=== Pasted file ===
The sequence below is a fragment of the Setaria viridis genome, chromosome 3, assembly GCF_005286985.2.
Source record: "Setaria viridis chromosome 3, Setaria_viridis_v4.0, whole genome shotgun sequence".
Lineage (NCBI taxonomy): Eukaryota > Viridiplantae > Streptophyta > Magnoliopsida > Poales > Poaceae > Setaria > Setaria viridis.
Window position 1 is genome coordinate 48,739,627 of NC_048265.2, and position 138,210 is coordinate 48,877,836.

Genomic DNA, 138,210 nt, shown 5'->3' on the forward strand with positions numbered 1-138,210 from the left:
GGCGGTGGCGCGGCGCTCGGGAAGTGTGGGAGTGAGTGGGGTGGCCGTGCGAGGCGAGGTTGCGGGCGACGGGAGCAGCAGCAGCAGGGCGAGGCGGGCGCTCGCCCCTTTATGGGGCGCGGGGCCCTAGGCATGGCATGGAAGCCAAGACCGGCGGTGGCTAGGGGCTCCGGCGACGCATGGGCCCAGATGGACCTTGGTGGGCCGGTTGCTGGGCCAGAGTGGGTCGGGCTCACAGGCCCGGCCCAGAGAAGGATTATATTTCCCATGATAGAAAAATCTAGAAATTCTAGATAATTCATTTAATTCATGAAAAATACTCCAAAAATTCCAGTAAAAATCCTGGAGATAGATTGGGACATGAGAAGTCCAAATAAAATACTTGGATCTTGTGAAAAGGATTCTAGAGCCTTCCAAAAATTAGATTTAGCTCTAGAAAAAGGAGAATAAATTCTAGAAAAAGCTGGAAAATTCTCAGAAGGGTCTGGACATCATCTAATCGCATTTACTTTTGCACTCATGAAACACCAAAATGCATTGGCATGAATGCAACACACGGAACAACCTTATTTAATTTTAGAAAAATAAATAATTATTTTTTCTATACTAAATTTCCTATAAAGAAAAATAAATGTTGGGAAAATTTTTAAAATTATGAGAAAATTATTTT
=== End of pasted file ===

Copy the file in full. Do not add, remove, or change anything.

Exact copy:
The sequence below is a fragment of the Setaria viridis genome, chromosome 3, assembly GCF_005286985.2.
Source record: "Setaria viridis chromosome 3, Setaria_viridis_v4.0, whole genome shotgun sequence".
Lineage (NCBI taxonomy): Eukaryota > Viridiplantae > Streptophyta > Magnoliopsida > Poales > Poaceae > Setaria > Setaria viridis.
Window position 1 is genome coordinate 48,739,627 of NC_048265.2, and position 138,210 is coordinate 48,877,836.

Genomic DNA, 138,210 nt, shown 5'->3' on the forward strand with positions numbered 1-138,210 from the left:
GGCGGTGGCGCGGCGCTCGGGAAGTGTGGGAGTGAGTGGGGTGGCCGTGCGAGGCGAGGTTGCGGGCGACGGGAGCAGCAGCAGCAGGGCGAGGCGGGCGCTCGCCCCTTTATGGGGCGCGGGGCCCTAGGCATGGCATGGAAGCCAAGACCGGCGGTGGCTAGGGGCTCCGGCGACGCATGGGCCCAGATGGACCTTGGTGGGCCGGTTGCTGGGCCAGAGTGGGTCGGGCTCACAGGCCCGGCCCAGAGAAGGATTATATTTCCCATGATAGAAAAATCTAGAAATTCTAGATAATTCATTTAATTCATGAAAAATACTCCAAAAATTCCAGTAAAAATCCTGGAGATAGATTGGGACATGAGAAGTCCAAATAAAATACTTGGATCTTGTGAAAAGGATTCTAGAGCCTTCCAAAAATTAGATTTAGCTCTAGAAAAAGGAGAATAAATTCTAGAAAAAGCTGGAAAATTCTCAGAAGGGTCTGGACATCATCTAATCGCATTTACTTTTGCACTCATGAAACACCAAAATGCATTGGCATGAATGCAACACACGGAACAACCTTATTTAATTTTAGAAAAATAAATAATTATTTTTTCTATACTAAATTTCCTATAAAGAAAAATAAATGTTGGGAAAATTTTTAAAATTATGAGAAAATTATTTT